by Natalia Manzocco
An Italian tradition
When Tony Loschiavo’s mother emigrated from Calabria to Canada in 1965, she stashed seeds for tomatoes, chili peppers, green beans and cucumbers—produced from plants that once grew in her grandparents’ garden—in her suitcase.
Decades later, diners can taste veggies grown from those same seeds at Loschiavo’s north-end Toronto restaurant, Paese, which operates a vegetable garden just a block away.
Growing ingredients—especially in Toronto, where the winters are punishing and garden space is nearly nonexistent—is too much of a hassle for most restaurants.
But Loschiavo says it’s simply what he’s accustomed to. “My parents ate that way.We picked our produce and ate it the same day,” he says. “Really, nothing is nicer than a tomato that has never been refrigerated.”
Farm-to-table, the practice of sourcing ingredients based on what’s in season and available locally, has become a driving trend in North American restaurants.
But before eating seasonally became hip, living off the land was a means of survival for countless Italian households. Families would grow what they needed, preserving the excess by canning and pickling for the colder months.
Restaurants dig in
In Toronto and Montreal, a handful of Italian restaurants are fighting to keep that tradition alive by serving predominantly locally grown food —with some, like Paese and Toronto’s Local Kitchen and Bar, even maintaining their own gardens.
Paese’s 3,500-square-foot garden, situated in the backyard of a nearby house owned by the restaurant’s management, grows about 40 different species of vegetables, fruits and herbs.
Paese’s staff manages the garden, which Loschiavo says is a great way to educate cooks about what goes into growing produce, as well as teaching patrons about how a quality ingredient should taste. “When you’re growing lettuce, radicchio, endive, and it’s still warm from the sun, and you turn it into a salad and serve it, it really has a different impact—both on the client and on the cook who’s preparing it,” Loschiavo says.
Meanwhile, Parkdale-based Local maintains a half-acre farm in the township of King, Ontario, about an hour north of the downtown core. “My grandparents were farmers in Italy, and my dad was a farmer before he immigrated to Canada, so that tradition just carried on,” says Michael Sangregorio, who co-owns the restaurant and oversees Local’s garden.
On top of staples like tomatoes, garlic, arugula and radicchio, Local also keeps a “research section” in the garden, where they’ll experiment with new seeds. “We’re on a busy street, and this area is overwhelming, so it can be nice to go out there three days a week,” Sangregorio says. “I think the food is better because of it.”
Taste the difference
Flavour, naturally, is a top factor for locally-minded restaurateurs. “You can’t compare—it’s always better when it’s grown next door,” says Luca Cianciulli, owner-chef of Moccione, which opened in Montreal’s Villeray neighbourhood in December. “But the ethical and environmental impacts are there—and economical ones too. We want to stimulate our economy as much as possible.”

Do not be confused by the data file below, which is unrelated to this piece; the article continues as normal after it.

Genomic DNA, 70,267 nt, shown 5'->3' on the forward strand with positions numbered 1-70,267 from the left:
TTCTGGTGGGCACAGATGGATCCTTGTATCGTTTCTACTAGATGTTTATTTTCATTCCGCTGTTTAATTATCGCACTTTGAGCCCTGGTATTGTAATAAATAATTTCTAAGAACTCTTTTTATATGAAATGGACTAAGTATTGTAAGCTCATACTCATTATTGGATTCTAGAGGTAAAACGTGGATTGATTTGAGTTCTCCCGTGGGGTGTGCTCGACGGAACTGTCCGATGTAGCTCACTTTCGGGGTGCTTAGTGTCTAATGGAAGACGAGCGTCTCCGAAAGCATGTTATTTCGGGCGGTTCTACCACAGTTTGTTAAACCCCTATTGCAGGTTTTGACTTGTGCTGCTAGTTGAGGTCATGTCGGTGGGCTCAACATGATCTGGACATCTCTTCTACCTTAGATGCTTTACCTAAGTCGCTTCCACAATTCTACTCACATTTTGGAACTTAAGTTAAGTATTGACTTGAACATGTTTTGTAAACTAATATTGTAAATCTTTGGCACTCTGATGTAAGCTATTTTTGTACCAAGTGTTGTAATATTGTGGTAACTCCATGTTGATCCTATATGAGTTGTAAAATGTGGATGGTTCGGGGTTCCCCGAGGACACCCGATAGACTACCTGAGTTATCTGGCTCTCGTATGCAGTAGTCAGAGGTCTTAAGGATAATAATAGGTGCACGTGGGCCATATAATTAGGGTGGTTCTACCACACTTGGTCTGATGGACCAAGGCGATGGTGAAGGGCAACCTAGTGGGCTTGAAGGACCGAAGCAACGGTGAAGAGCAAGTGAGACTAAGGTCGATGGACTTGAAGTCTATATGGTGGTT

To that end, Cianciulli sources mushrooms from a Montreal grower, mozzarella from Quebec and seafood from New Brunswick. But he draws the line at growing ingredients himself, citing the extra cost of land and labour. “We’re still in a city where the prices at restaurants aren’t high enough to justify that kind of expense,” he says. “I think when people start accepting that you have to pay for good-quality and homegrown food, it might become more realistic.”
Making it last
On top of the labour of gardening, restaurants also need to plan ahead for the leaner seasons. Both Local and Paese preserve their own ingredients for the winter, a practice Cianciulli hopes to begin as Moccione enters its first summer.
Because of this, their menus change dramatically with the seasons—a departure from most Italian joints, where you’ll find caprese salads on the menu year-round.
Right now, Cianciulli says Moccione’s menu is mainly protein-based, with the only tomato being a touch of puree in the bolognese: “I don’t have the heart to buy a tomato right now,” he says.
Sangregorio admits sourcing is “a challenge” between November and March: “Based on our seasonality, it’s never as good as it’s going to be in the summer months.” During the winter, they fall back on food they grew and preserved, add more root vegetables to the menu and occasionally buy from a greenhouse.
But the wait, he says, is worth it
“During tomato season, we have something on the menu titled ‘The Best Damn Tomatoes You’ll Ever Eat’. People try it and they’re blown away,” Sangregorio says. “If you’re ever at an Italian restaurant in the wintertime, and they have a caprese salad on the menu, you should ask yourself why. That’s not the philosophy of Italian food.”